Achilles pain - still suffering: I went to see a... - NRAS


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Achilles pain - still suffering

whitedog profile image
11 Replies

I went to see a podiatrist at the hospital who told me my achilles problem is mechanical, not RA related but didn't suggest any insoles or anything - just to maybe try trail running shoes. I got a couple of pairs which felt good to start with (see my previous blog) but gradually, I realised that they still had a heel counter with a lip at the top that was digging in.

I've googled continuously and found absolutely nothing that is going to help me with outdoor walking. Even all the comfort shoes and specialist walking shoes still have high heel counters. The only suggestion I've had which is the best, but not perfect, solution is from runners who have the same problem. They said they'd cut off the top of the heel counter. I've done this with a pair of the trail running shoes but now the heel counter on those is ragged and unstable. I might try duck tape! It made no difference on my Salomon walking shoes - they still left me in agony. Even Goretex trail running shoes aren't going to be good for winter walking though.

I agreed to be one of three guinea pigs when my RA clinic was holding a foot and ankle ultrasound afternoon for medical professionals. One of the guys running it was the boss of the podiatrist I saw at the hospital and he confirmed that my tendinopathy (as it's now known) was not RA related but mechanical. He told me the tendon in my left ankle, in particular, was very swollen - twice its normal size - and that I should think of it as a fraying rope. Lovely! He also said not to waste money on orthotic soles as the best and only treatment is to keep up with the stretching exercises I was given.

I've just cut down the heels on another old pair of trainers and it looks like this is all I can do.

Completely and totally fed up. Dog walking is a good part of what I do for a living and I'm wondering how much longer I can go on if the problem doesn't get better.

Losing the blooming will to live with it now.

11 Replies
watson3 profile image

Hi there.

Sorry to hear that you are having a lot of pain. I have attached a good web site with lots of good tips and treatments. So don't loose hope.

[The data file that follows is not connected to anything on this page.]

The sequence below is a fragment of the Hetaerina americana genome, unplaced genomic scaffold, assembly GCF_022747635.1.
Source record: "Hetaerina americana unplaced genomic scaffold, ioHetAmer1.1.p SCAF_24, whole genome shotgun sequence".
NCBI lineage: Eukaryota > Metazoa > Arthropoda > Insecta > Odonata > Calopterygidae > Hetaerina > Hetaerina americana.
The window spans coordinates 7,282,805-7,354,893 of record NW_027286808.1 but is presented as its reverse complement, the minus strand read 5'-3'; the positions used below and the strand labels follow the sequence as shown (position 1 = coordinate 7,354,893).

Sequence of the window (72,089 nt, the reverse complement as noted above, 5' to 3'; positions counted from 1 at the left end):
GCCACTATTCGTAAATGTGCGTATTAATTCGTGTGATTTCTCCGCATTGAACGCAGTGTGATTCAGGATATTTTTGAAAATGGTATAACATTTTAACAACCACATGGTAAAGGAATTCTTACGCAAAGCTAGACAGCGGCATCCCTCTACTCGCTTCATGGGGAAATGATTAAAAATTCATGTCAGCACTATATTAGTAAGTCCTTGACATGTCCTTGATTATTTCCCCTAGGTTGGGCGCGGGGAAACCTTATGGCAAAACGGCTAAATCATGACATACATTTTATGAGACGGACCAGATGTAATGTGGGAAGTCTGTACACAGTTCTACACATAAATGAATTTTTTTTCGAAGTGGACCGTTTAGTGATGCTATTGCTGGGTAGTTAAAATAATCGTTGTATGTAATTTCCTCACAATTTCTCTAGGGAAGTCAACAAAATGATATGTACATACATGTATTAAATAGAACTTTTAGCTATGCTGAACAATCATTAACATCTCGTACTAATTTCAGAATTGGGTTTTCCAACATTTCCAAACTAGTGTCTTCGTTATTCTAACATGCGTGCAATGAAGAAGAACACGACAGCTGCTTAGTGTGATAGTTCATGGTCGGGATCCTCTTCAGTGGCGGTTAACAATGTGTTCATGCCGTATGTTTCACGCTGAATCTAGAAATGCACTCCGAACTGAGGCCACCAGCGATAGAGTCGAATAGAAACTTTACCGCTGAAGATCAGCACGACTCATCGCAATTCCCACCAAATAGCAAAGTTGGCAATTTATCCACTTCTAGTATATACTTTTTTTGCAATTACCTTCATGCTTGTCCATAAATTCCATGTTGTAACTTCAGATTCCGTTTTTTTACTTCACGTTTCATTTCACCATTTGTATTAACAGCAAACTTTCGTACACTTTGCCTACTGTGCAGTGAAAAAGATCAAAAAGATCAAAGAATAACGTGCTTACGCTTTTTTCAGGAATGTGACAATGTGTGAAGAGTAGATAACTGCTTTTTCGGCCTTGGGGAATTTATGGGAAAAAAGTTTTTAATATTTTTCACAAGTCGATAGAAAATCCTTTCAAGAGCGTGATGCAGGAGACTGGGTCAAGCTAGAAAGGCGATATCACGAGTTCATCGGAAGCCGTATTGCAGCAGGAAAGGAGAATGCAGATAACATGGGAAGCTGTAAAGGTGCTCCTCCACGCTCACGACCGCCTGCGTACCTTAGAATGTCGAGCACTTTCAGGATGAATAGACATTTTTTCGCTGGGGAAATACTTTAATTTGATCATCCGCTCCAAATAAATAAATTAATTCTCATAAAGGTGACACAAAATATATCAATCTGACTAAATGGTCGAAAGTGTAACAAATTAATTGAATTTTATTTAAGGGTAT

I too suffer from the same affliction. And it is painful. Pointing your toes forward relaxes the tendon and takes the strain off it. So I do these exercises forward, point toes pull toes towards chin. With a towel without straightening knee.

I try to on these 3 to 4 times a day, 1St thing in the morning.

Best regards


watson3 profile image

whitedog profile image


Thanks - will have a look.

The exercises they told me to do were the one where you pull up with a towel or something similar before you get up. I use my football scarf. :)

Also dropping your heels on a step and doing the stretches against a wall with leg bent halfway and fully. I do them as often as I remember - maybe not enough.

earthwitch profile image

Ask your rheumatologist to have a really close look at the ultrasound scans of your achilles, and get them to confirm whether it is enthesitis rather than tendinitis (enthesitis is right at the point where it joins onto the bone, whereas tendonitis can be anywhere along the tendon). If its enthesitis, then its definitely inflammatory arthritis related and if its flaring you need more aggressive antiinflammatory treatment.

I wouldn't expect a podiatrist to understand the connection between enthesitis and inflammatory arthritis - but a rheumatologist should.

If you can get to see your rheumatologist soon, specifically ask them to examine the area and see if its possible that its enthesitis - they should know exactly how and where to press to tell the difference (enthesitis you have to press at the right kind of angle to positively identify the enthesitis point, which is a bit different to just pressing to see if it hurts generally).

earthwitch profile image

Forgot to say that in the meantime, try using ice on the area to calm down the inflammation. Or use ice and heat alternating.

whitedog profile image

Thanks. My rheumy doc and the ultrasound guy did do a scan at my last appointment and I think they confirmed then what the podiatrist had said, that it wasn't RA related. They were also involved in the foot and ankle ultrasound course where I was volunteer guinea pig and so they've had a good look.